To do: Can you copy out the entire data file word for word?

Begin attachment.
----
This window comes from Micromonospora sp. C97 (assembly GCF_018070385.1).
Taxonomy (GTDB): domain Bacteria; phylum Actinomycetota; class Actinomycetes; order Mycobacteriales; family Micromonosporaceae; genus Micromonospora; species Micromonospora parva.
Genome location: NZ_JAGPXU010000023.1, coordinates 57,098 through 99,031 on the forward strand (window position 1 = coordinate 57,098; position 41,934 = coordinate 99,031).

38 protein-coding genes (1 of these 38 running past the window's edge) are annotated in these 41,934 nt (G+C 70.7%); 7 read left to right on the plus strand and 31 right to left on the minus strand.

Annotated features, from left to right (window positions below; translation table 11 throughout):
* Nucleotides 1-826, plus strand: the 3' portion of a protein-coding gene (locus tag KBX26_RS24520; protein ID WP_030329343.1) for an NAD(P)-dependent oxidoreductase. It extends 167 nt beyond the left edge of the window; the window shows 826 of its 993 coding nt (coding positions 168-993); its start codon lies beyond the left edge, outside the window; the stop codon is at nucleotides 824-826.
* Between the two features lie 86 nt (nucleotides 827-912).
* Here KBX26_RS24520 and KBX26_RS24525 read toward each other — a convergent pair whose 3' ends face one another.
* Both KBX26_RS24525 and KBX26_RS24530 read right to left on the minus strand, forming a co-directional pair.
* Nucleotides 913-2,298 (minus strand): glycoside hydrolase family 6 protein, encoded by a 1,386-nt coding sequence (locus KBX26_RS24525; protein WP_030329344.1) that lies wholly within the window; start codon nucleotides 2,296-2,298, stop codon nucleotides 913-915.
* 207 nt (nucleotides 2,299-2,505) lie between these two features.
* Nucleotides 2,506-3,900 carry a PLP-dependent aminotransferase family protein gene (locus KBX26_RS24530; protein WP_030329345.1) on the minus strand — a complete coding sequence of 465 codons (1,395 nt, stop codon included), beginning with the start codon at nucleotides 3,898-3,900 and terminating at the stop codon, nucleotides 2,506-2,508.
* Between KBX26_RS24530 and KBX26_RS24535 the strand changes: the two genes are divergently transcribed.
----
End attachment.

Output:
This window comes from Micromonospora sp. C97 (assembly GCF_018070385.1).
Taxonomy (GTDB): domain Bacteria; phylum Actinomycetota; class Actinomycetes; order Mycobacteriales; family Micromonosporaceae; genus Micromonospora; species Micromonospora parva.
Genome location: NZ_JAGPXU010000023.1, coordinates 57,098 through 99,031 on the forward strand (window position 1 = coordinate 57,098; position 41,934 = coordinate 99,031).

38 protein-coding genes (1 of these 38 running past the window's edge) are annotated in these 41,934 nt (G+C 70.7%); 7 read left to right on the plus strand and 31 right to left on the minus strand.

Annotated features, from left to right (window positions below; translation table 11 throughout):
* Nucleotides 1-826, plus strand: the 3' portion of a protein-coding gene (locus tag KBX26_RS24520; protein ID WP_030329343.1) for an NAD(P)-dependent oxidoreductase. It extends 167 nt beyond the left edge of the window; the window shows 826 of its 993 coding nt (coding positions 168-993); its start codon lies beyond the left edge, outside the window; the stop codon is at nucleotides 824-826.
* Between the two features lie 86 nt (nucleotides 827-912).
* Here KBX26_RS24520 and KBX26_RS24525 read toward each other — a convergent pair whose 3' ends face one another.
* Both KBX26_RS24525 and KBX26_RS24530 read right to left on the minus strand, forming a co-directional pair.
* Nucleotides 913-2,298 (minus strand): glycoside hydrolase family 6 protein, encoded by a 1,386-nt coding sequence (locus KBX26_RS24525; protein WP_030329344.1) that lies wholly within the window; start codon nucleotides 2,296-2,298, stop codon nucleotides 913-915.
* 207 nt (nucleotides 2,299-2,505) lie between these two features.
* Nucleotides 2,506-3,900 carry a PLP-dependent aminotransferase family protein gene (locus KBX26_RS24530; protein WP_030329345.1) on the minus strand — a complete coding sequence of 465 codons (1,395 nt, stop codon included), beginning with the start codon at nucleotides 3,898-3,900 and terminating at the stop codon, nucleotides 2,506-2,508.
* Between KBX26_RS24530 and KBX26_RS24535 the strand changes: the two genes are divergently transcribed.